Increase In Private Student Loans Draws Scrutiny

Ann McClure's picture

JPMorgan Chase & Co. charges Mirella Tovar as much as 10.25 percent annual interest on her student loans - a rate as high as some credit cards.

The aspiring graphic designer, 24, the first in her family to go to college, is among millions paying off high-interest loans to private lenders, among them JPMorgan, SLM Corp. and Discover Financial Services. In a good month, Tovar earns $730 as a hostess in a pizza parlor, and most of that money goes toward her debt of $98,000.

Unlike the federal student-loan program, which lets consumers borrow at fixed rates directly from the government, these loans from at least 30 banks and other private lenders feature mostly variable rates that can be more than twice what some people pay in the U.S. program.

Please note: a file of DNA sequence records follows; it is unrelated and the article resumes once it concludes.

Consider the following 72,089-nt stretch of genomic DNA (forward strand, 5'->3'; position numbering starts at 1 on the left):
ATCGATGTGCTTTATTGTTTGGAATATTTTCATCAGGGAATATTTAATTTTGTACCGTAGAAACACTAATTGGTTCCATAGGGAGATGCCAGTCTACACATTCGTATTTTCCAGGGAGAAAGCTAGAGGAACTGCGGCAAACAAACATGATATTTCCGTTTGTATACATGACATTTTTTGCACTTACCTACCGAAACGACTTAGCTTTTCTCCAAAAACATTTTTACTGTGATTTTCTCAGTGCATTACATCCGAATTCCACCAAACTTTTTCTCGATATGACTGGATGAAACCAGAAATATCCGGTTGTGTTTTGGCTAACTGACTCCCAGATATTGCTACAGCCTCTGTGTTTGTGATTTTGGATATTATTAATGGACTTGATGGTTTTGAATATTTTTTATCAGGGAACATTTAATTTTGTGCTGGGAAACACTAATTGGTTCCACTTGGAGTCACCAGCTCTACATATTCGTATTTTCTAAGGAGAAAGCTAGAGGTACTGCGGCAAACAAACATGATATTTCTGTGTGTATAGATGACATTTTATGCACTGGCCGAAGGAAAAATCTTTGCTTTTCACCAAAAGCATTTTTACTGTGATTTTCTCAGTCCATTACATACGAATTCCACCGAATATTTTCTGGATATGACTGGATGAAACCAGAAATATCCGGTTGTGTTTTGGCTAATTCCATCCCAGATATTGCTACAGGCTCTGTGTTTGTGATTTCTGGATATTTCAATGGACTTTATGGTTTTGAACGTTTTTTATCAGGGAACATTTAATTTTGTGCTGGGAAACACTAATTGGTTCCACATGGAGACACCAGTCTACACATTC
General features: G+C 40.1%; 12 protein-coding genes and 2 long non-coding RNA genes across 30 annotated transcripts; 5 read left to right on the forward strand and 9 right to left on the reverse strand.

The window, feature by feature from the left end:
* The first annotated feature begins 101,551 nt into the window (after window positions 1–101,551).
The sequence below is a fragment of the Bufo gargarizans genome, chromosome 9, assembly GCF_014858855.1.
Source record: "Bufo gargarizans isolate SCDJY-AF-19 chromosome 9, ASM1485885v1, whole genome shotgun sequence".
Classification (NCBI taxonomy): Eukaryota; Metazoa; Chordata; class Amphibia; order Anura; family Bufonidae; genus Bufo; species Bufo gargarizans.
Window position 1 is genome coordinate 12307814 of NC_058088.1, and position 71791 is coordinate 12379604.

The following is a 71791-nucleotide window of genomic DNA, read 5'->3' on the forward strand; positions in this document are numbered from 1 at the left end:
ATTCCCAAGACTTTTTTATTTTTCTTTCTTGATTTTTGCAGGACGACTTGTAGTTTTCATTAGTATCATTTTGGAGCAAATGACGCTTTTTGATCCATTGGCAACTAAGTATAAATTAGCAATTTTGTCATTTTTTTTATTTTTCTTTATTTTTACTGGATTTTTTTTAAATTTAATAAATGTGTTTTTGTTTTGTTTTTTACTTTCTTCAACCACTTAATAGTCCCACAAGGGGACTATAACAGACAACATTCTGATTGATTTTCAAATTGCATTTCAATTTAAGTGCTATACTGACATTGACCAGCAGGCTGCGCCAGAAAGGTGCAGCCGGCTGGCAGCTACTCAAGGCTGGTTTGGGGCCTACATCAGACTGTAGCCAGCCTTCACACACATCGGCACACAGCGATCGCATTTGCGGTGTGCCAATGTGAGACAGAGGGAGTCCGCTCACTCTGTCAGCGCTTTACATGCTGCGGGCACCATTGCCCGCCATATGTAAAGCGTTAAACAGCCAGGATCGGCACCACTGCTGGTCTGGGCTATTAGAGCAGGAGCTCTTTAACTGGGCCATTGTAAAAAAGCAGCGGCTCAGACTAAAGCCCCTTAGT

With college costs spiraling, the marketing and interest rates of these loans are drawing increasing complaints from borrowers and regulators, who say teenage consumers often don't understand their terms.

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